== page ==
FTC Charges Campbell Soup Co. with Failing
to Disclose the Sodium Content of Its Soups
Issues Administrative Complaint
FTC News Release
January 26, 1989
The Federal Trade Commission today issued an administrative complaint charging Campbell Soup Co. with making deceptive and unsubstantiated claims in advertisements for its soups. The ads link the low fat, low cholesterol content of its soups with a reduced risk of some forms of heart disease, but fail to disclose that the soups are high in sodium and that diets high in sodium may increase the risk of heart disease, according to the complaint. In light of the representations made in the ads, the company's failure to make this disclosure is deceptive, the complaint charged.
FTC Bureau of Consumer Protection Director William MacLeod said, "Health-related information is important to consumers, and advertising is a principal source of that information. This is why the Commission demands accuracy in advertising."
Campbell claims in ads that are part of its "Soup is Good Food" advertising campaign, that most of its soups, including Chicken Noodle, are low in fat and cholesterol, according to the complaint. In addition, the complaint states, the ads also claim that the soups, as part of a diet low in fat and cholesterol, may help reduce the risk of some forms of heart disease.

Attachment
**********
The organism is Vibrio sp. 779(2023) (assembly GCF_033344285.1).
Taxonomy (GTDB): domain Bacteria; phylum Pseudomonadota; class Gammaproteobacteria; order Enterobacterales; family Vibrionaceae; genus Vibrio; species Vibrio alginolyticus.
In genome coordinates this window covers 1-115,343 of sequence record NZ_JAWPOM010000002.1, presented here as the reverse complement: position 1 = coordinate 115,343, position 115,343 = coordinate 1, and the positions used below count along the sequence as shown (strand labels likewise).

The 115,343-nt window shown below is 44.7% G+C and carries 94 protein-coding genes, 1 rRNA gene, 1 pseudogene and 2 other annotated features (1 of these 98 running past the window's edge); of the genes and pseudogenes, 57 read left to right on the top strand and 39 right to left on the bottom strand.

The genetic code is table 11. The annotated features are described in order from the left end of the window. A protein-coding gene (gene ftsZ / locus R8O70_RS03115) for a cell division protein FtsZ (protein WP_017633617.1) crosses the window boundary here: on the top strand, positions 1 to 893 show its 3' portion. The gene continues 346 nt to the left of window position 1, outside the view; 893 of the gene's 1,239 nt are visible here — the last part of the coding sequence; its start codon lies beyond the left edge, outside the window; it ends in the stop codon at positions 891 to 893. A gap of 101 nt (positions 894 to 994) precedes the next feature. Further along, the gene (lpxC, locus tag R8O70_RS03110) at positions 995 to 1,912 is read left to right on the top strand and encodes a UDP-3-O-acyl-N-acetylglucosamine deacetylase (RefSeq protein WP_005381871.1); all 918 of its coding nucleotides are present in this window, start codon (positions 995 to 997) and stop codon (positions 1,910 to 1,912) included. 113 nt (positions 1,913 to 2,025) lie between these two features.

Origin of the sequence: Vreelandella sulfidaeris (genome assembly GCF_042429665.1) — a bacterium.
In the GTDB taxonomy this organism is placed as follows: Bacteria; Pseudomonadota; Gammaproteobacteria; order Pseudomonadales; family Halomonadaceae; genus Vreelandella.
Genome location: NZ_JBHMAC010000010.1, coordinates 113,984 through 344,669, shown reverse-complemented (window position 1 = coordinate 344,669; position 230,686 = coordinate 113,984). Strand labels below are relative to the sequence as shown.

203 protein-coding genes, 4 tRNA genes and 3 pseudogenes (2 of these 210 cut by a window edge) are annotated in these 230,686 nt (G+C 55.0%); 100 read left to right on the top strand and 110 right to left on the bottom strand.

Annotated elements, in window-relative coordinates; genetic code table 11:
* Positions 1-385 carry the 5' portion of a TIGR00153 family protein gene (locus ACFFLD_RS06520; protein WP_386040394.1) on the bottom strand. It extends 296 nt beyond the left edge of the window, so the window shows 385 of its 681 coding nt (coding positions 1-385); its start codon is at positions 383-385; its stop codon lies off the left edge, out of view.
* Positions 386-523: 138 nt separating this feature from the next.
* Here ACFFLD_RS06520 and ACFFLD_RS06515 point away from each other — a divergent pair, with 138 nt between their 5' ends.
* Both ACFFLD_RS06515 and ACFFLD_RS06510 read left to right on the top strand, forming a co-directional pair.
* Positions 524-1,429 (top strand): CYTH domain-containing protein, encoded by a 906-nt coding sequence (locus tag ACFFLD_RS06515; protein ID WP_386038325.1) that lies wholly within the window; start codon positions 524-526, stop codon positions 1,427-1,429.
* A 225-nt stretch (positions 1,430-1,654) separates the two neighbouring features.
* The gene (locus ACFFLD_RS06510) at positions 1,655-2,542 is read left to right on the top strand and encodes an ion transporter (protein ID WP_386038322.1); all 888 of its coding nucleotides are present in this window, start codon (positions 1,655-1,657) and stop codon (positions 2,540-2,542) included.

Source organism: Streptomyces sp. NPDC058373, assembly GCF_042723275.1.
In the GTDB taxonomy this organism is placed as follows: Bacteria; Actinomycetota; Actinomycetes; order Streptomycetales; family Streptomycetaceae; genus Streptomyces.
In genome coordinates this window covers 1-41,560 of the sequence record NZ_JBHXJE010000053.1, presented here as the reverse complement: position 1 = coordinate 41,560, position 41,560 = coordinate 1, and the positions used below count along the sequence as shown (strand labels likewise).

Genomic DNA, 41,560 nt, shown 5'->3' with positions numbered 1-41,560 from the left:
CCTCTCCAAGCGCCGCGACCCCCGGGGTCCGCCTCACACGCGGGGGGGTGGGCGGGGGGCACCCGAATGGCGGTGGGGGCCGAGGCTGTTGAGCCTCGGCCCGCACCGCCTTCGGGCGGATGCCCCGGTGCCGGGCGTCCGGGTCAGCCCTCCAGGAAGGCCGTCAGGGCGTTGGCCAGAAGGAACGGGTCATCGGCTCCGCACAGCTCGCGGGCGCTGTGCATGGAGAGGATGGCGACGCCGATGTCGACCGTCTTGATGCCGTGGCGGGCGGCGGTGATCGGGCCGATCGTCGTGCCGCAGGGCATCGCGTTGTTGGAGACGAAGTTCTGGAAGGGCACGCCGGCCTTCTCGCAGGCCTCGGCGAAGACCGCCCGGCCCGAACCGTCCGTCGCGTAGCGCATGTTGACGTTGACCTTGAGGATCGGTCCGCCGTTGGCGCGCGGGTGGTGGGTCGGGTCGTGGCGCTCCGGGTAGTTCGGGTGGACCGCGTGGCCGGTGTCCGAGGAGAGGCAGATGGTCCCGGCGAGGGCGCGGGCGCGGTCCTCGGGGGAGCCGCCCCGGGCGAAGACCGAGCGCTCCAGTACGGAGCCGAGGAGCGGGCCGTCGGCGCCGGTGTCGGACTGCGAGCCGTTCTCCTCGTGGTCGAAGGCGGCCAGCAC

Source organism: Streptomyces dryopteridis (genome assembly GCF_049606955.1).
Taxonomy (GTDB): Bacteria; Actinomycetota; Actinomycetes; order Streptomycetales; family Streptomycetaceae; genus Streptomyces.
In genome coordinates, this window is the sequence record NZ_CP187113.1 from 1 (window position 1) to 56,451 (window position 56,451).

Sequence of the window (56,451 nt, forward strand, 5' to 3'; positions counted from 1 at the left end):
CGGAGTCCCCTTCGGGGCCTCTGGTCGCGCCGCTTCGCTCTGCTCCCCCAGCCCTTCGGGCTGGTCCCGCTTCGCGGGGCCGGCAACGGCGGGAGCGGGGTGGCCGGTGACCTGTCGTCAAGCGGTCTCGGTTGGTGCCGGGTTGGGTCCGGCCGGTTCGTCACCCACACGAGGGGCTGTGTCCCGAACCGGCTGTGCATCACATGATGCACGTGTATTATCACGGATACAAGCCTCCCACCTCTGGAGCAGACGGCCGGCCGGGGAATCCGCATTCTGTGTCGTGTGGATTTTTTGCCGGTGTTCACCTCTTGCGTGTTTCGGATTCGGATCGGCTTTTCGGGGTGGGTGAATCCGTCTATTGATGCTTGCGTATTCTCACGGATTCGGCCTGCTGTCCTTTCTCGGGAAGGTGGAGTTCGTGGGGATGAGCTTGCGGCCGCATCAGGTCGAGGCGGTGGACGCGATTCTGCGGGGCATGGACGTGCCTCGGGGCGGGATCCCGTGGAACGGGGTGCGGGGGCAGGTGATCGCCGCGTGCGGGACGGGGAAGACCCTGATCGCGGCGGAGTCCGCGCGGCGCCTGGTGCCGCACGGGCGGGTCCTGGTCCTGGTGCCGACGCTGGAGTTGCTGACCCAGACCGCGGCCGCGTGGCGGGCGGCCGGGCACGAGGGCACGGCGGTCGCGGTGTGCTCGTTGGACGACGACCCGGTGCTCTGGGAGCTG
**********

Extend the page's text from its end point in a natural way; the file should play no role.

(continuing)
According to the complaint, Campbell represents in its ads that it has substantiation for the claim that most of its soups make a positive contribution to a diet that reduces the risk of heart disease. However, the complaint charged, Campbell did not have substantiation for its claims, and the representation that it did is false, misleading, or deceptive.
The Commission issues a complaint when it has "reason to believe" that the law has been or is being violated, and it appears to the Commission that a proceeding is in the public interest. The issuance of a complaint is not a finding or ruling that the respondent has actually violated the law. Such action marks the beginning of a proceeding in which the allegations will be ruled upon after a formal hearing.
If the Commission finds that Campbell violated the law, it may order the company to notify consumers of the sodium content of its soups in certain advertisements. Specifically, for soup that contains more than 500 milligrams of sodium per eight ounce serving, the Commission may require the company to disclose the soups' sodium content in any ad that directly or by implication mentions heart disease in connection with the soup.
The order may also prohibit Campbell from advertising that its products can contribute to a diet that reduces the risk of heart disease, unless it has substantiation for its claims.
Campbell is a conglomerate that sells many well-known food product lines, including soups. According to trade sources, Campbell controls about two-thirds of the $2.2 billion retail soup market in the United States.
- FTC File No. 882-3032. FTC Docket No. D-9223.
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